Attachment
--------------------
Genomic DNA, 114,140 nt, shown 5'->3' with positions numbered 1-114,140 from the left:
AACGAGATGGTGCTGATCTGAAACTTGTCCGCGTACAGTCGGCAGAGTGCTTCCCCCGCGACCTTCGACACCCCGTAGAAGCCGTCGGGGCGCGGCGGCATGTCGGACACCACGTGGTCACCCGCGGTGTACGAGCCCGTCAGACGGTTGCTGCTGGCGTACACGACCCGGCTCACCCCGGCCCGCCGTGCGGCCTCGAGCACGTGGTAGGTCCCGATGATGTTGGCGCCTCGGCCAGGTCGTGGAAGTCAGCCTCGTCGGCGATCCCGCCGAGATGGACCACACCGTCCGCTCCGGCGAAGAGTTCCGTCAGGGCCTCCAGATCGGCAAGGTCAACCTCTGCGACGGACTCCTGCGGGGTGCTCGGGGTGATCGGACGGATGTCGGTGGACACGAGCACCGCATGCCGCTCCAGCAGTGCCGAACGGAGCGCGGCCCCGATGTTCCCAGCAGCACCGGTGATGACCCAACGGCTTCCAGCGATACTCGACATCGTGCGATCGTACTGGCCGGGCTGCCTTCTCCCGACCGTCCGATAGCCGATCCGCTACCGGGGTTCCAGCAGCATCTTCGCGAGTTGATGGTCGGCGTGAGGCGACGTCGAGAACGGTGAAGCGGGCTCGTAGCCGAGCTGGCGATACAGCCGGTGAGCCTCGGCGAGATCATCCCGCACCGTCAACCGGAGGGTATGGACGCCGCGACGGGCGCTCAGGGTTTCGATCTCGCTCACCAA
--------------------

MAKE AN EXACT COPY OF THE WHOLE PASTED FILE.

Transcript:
Genomic DNA, 114,140 nt, shown 5'->3' with positions numbered 1-114,140 from the left:
AACGAGATGGTGCTGATCTGAAACTTGTCCGCGTACAGTCGGCAGAGTGCTTCCCCCGCGACCTTCGACACCCCGTAGAAGCCGTCGGGGCGCGGCGGCATGTCGGACACCACGTGGTCACCCGCGGTGTACGAGCCCGTCAGACGGTTGCTGCTGGCGTACACGACCCGGCTCACCCCGGCCCGCCGTGCGGCCTCGAGCACGTGGTAGGTCCCGATGATGTTGGCGCCTCGGCCAGGTCGTGGAAGTCAGCCTCGTCGGCGATCCCGCCGAGATGGACCACACCGTCCGCTCCGGCGAAGAGTTCCGTCAGGGCCTCCAGATCGGCAAGGTCAACCTCTGCGACGGACTCCTGCGGGGTGCTCGGGGTGATCGGACGGATGTCGGTGGACACGAGCACCGCATGCCGCTCCAGCAGTGCCGAACGGAGCGCGGCCCCGATGTTCCCAGCAGCACCGGTGATGACCCAACGGCTTCCAGCGATACTCGACATCGTGCGATCGTACTGGCCGGGCTGCCTTCTCCCGACCGTCCGATAGCCGATCCGCTACCGGGGTTCCAGCAGCATCTTCGCGAGTTGATGGTCGGCGTGAGGCGACGTCGAGAACGGTGAAGCGGGCTCGTAGCCGAGCTGGCGATACAGCCGGTGAGCCTCGGCGAGATCATCCCGCACCGTCAACCGGAGGGTATGGACGCCGCGACGGGCGCTCAGGGTTTCGATCTCGCTCACCAA